Posted By Norman Gasbarro on December 2, 2014
On 1 April 1872, Edward Thomas of Gratz, was killed at the colliery at Short Mountain, Dauphin County, Pennsylvania, by a “fall of rock.” His body was recovered and he was buried at Gratz Union Cemetery (then called Simeon’s Cemetery). He was exactly 32 years old at the time of his death. A G.A.R. star-flag holder is at his grave marker.
Edward Thomas was born 1 April 1840 in Lykens Township, Dauphin County, Pennsylvania, the son of Samuel Thomas (1811-1874) and Elizabeth [Hoffman] Thomas (1848-1922). Through his mother’s line he was a direct descendant of Johann Peter Hoffman (1709-1797), the immigrant and early pioneer settler of the Lykens Valley.
Edward Thomas enrolled in the 50th Pennsylvania Infantry at Gratztown on 30 August 1861, Company A, as a Private. At enrollment, he was 22 years old, was nearly 5 foot 5 inches in height, had brown hair, black eyes, and a light complexion. He gave his occupation as plasterer and his residence as Gratz. He was mustered into service on 9 September 1861 at Harrisburg.
At a Special Muster conducted on 13 August 1862, it was reported that Edward Thomas was sick in the hospital at Fredericksburg. On 31 December 1863 at Blaine’s Crossroads, Tennessee, he was reported as discharged by reason of expiration of term of service. However, at the same place in Tennessee, the record from the National Archives shows that he did re-enlist for a term of three years (see muster index card below). That re-enlistment fact is also confirmed on the Pennsylvania Veterans’ File Card (shown above) from the Pennsylvania Archives.
After the war in 1868, Edward Thomas married Elizabeth Hoffman (1848-1922), a daughter of John George “Squire” Hoffman (1798-1887) of Gratz and Hannah [Welker] Hoffman (1817-1885). Elizabeth, through her paternal line, was also a direct descendant of Johann Peter Hoffman (1709-1797) and the young married couple were therefore distant cousins. On 12 March 1869, Elizabeth gave birth to twins – a boy and a girl. The girl died the same day and the boy died two days later. Both are buried at Gratz Union Cemetery. Two more children were born to the couple: Mary Thomas, born about 1871; and Catherine “Katie” Thomas, born 29 January 1872. Katie married William P. “Willie” Umholtz (1865-1923). Katie was only an infant when her father died in the mines.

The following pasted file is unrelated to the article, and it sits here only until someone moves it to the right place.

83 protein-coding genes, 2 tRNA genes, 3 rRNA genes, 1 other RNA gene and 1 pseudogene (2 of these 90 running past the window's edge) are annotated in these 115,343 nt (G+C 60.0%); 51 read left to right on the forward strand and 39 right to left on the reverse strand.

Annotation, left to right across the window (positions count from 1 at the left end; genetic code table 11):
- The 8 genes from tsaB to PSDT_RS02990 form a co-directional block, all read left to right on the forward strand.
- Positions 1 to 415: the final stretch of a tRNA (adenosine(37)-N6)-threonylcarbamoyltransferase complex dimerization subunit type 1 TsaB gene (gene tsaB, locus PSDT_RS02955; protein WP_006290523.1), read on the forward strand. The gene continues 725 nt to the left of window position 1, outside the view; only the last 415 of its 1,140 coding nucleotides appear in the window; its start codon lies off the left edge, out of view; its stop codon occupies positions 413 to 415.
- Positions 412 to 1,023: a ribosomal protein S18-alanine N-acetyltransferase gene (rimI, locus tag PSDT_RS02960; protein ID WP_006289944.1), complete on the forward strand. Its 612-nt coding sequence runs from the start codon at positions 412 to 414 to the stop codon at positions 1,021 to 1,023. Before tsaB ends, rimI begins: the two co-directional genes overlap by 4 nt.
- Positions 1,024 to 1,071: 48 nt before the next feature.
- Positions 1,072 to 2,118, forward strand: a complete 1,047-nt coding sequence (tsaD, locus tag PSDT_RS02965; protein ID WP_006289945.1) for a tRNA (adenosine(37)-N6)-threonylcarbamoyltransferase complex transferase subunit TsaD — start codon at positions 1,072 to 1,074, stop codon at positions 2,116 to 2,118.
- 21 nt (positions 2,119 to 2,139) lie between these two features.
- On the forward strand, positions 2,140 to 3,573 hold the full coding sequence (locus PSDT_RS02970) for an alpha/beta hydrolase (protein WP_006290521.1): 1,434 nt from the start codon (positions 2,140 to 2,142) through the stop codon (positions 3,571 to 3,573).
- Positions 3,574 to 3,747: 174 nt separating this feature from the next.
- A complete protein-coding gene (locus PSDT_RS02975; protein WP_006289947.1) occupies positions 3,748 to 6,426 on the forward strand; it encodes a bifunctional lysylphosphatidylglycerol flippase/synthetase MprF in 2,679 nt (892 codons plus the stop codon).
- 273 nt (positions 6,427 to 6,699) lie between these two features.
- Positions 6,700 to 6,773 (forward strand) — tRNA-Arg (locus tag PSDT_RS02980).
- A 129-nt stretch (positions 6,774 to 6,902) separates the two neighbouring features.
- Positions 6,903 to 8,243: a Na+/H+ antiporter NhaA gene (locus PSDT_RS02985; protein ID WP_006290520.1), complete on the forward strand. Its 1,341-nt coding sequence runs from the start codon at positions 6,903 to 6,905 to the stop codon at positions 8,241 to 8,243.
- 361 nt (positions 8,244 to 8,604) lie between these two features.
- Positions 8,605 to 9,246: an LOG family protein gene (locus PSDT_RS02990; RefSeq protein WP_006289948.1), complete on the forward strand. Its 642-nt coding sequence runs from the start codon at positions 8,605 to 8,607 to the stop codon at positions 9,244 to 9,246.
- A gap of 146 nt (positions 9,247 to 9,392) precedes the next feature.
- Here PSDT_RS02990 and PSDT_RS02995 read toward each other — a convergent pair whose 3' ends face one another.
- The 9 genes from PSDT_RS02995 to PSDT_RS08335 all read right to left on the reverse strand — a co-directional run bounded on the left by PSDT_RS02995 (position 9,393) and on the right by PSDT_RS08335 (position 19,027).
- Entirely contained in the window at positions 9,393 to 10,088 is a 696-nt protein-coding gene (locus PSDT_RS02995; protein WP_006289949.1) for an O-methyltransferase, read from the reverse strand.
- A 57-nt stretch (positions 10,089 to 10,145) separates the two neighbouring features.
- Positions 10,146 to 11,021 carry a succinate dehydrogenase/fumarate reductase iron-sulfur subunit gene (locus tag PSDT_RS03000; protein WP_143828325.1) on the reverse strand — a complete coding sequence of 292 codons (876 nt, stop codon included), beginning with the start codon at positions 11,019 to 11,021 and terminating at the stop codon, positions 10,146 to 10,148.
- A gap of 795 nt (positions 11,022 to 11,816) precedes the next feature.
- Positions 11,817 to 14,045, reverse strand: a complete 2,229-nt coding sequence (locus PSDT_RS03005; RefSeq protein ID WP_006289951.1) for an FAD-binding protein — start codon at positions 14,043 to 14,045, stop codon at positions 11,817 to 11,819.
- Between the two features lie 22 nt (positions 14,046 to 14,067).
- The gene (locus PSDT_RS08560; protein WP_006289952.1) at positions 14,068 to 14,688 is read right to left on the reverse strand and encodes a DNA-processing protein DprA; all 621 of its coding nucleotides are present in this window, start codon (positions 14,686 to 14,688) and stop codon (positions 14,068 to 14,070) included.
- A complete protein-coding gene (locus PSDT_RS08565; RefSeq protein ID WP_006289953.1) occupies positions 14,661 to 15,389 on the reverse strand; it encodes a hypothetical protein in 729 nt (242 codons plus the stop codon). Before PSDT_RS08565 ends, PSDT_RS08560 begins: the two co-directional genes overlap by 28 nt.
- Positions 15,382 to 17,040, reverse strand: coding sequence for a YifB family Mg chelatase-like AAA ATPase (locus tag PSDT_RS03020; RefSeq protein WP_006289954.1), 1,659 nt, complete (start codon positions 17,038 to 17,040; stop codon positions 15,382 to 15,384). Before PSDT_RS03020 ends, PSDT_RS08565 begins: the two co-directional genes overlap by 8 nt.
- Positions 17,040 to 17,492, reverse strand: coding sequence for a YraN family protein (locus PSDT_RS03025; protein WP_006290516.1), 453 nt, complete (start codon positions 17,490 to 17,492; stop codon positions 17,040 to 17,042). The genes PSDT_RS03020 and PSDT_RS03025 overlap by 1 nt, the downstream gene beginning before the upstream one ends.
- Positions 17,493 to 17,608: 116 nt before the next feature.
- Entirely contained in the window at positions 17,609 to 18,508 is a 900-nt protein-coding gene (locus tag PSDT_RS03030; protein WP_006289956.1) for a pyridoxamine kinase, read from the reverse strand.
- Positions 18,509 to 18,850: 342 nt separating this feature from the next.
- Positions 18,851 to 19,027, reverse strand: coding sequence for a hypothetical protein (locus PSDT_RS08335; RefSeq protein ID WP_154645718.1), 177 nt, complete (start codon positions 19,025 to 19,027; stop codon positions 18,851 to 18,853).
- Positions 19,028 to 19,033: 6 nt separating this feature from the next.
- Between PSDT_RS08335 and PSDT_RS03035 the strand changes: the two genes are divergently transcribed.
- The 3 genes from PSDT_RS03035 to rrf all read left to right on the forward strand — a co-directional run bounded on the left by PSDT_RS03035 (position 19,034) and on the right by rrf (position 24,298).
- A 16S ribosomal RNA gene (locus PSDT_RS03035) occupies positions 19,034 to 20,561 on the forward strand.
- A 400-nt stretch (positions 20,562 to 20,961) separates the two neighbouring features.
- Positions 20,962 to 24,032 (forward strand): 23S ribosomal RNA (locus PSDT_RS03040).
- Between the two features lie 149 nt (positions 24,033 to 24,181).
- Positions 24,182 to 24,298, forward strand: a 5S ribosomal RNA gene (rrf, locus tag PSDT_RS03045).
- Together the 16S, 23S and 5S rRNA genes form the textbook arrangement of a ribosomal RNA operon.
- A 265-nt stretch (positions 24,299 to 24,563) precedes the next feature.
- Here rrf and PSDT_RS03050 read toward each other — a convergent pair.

Elizabeth [Hoffman] Thomas, left a widow with two young children, had to find some way to support herself and her family, so she became a housekeeper for Edward McNutt of Williamstown and took care of his wife during her fatal illness. After McNutt’s wife died, Elizabeth married him. When she died in 1926, she was buried in the Evangelical Cemetery in Williamstown.
In 1872, pensions were not available to widows of men killed in the mines. This placed women in a precarious position, particularly if they had children. Although Elizabeth found a way to get support, many widows of similar fate were not as fortunate, resulting in the break-up of families.
Additional information is sought about this veteran. Attach comments to this post or send via e-mail.